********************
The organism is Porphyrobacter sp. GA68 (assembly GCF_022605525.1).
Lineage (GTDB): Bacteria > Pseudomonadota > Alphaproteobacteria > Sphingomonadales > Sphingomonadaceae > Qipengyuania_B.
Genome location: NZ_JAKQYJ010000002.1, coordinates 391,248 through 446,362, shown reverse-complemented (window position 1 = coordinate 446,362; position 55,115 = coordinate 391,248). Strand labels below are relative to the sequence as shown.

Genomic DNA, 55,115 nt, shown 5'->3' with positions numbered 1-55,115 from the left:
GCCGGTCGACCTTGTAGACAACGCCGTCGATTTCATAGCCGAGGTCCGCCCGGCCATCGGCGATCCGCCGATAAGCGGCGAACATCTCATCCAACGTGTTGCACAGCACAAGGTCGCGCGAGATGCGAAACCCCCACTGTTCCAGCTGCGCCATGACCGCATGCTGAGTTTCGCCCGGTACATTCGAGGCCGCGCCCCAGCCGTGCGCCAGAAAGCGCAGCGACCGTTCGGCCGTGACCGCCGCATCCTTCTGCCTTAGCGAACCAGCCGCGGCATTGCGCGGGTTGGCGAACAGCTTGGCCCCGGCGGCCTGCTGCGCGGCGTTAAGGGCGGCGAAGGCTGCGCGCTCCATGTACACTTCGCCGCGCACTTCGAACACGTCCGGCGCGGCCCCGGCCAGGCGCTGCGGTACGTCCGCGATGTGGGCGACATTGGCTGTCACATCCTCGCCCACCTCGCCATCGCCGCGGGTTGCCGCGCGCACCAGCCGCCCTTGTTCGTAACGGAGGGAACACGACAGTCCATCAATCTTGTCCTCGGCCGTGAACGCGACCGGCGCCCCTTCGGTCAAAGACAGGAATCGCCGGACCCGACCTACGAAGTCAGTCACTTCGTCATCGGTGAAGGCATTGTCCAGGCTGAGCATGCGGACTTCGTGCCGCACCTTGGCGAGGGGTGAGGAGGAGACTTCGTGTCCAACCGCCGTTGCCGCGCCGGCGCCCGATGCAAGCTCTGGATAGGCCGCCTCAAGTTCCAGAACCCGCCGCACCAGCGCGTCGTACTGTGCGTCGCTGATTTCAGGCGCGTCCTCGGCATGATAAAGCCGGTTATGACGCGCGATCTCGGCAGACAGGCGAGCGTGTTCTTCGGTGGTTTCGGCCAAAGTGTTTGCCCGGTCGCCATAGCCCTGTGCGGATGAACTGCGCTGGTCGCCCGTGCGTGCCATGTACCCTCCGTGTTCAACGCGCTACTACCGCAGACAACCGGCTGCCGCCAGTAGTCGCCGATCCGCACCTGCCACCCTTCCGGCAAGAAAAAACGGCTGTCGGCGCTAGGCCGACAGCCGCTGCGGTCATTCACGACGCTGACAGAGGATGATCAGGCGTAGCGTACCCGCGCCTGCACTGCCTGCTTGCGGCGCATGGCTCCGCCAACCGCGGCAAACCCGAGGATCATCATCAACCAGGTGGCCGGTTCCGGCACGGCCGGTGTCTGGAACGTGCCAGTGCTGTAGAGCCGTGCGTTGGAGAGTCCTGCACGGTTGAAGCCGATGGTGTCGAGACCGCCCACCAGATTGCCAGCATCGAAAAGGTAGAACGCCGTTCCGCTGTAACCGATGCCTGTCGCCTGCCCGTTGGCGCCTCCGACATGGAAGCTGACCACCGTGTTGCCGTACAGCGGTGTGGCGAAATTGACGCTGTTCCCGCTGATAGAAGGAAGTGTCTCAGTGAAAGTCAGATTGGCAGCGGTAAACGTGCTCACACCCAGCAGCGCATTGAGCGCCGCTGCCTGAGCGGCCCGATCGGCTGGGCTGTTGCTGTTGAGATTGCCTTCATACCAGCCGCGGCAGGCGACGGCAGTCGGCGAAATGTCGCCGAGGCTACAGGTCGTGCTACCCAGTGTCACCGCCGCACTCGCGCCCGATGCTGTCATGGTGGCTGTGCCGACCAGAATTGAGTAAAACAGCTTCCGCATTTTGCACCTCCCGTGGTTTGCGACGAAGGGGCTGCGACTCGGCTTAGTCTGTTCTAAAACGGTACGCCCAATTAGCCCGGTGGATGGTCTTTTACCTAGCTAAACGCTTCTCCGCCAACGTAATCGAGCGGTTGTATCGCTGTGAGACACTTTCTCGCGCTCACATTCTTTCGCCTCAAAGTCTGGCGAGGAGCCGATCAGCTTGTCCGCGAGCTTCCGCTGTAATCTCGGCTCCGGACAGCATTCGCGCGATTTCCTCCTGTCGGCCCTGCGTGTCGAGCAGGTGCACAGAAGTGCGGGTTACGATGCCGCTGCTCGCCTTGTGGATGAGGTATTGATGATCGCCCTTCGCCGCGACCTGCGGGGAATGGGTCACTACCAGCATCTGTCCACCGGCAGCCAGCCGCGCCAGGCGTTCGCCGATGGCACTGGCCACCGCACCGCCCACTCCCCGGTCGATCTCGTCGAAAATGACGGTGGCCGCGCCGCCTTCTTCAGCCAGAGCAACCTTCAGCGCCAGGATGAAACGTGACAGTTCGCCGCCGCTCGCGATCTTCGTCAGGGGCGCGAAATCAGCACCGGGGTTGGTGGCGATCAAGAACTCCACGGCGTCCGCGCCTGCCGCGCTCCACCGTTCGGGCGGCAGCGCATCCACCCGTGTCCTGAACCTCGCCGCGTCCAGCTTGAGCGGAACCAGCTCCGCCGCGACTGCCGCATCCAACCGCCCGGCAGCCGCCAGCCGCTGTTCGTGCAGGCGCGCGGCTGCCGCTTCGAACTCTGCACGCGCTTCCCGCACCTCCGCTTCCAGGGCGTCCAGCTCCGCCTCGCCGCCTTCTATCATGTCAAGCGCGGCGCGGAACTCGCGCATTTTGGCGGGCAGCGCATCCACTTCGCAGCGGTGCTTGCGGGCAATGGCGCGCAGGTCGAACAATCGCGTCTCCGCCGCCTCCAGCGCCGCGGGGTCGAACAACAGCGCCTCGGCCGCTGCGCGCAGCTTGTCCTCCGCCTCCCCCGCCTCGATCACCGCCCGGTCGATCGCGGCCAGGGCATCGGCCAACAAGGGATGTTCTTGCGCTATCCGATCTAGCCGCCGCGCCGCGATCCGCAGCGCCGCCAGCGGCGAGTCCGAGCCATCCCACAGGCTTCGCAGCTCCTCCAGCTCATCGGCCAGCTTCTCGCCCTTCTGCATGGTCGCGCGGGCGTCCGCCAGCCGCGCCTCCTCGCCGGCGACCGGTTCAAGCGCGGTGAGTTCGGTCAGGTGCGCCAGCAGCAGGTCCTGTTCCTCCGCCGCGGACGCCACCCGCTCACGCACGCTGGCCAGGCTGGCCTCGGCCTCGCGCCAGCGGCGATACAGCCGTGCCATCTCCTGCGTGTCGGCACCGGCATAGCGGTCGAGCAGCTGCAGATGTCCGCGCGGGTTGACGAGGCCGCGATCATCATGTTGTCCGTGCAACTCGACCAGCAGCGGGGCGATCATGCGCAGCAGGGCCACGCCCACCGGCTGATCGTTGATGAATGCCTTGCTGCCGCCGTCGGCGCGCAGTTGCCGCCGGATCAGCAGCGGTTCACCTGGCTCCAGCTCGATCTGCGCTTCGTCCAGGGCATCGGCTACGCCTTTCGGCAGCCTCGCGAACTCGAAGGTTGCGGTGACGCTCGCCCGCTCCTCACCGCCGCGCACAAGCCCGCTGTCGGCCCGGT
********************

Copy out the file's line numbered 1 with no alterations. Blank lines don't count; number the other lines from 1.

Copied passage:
The organism is Porphyrobacter sp. GA68 (assembly GCF_022605525.1).